The Oklahoma State Board of Education on Thursday voted to give districts another year before they must seek a waiver to go on four-day school weeks.
Under state law, districts wanting to have fewer than the minimum 165 days of instruction would have to seek a waiver from the state department of education starting with the 2021–22 school year. The board’s decision postpones the waiver requirement until 2022–23. At all grade levels, the most recent Oklahoma School Report Card was part of the eligibility requirements.
"The rule, then, depends on various points of data that we do not have. Part of that we do not have because last spring we were unable to give spring assessments," said State Superintendent Joy Hofmeister.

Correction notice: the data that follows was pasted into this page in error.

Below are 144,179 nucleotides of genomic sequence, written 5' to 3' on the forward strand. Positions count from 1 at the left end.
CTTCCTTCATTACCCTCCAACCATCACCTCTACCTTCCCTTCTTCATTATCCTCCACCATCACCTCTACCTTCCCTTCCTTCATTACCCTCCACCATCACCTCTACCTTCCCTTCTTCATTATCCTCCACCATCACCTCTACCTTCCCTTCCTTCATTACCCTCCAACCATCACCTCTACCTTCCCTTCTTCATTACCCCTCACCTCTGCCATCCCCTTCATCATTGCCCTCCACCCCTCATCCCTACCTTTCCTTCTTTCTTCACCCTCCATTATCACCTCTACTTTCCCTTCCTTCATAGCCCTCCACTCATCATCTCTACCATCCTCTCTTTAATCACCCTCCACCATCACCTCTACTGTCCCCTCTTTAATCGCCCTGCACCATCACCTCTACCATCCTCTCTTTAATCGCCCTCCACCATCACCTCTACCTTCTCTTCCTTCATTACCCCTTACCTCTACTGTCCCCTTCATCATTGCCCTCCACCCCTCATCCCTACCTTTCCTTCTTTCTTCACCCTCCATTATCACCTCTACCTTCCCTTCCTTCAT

About 20% of Oklahoma districts are on four-day weeks. Many of them would not qualify for a waiver under the new rules. Board member Jennifer Monies said didstricts now have more time to sort out their plans.
"For this specifically, giving a waiver for a year but also urging districts over the next year to really look at their calendar and say, 'How can we find a way to make sure that students are in school, in meaningful instruction for at least 165 days?'" Monies said.
State law also requires a minimum of one-thousand 80 hours of instruction.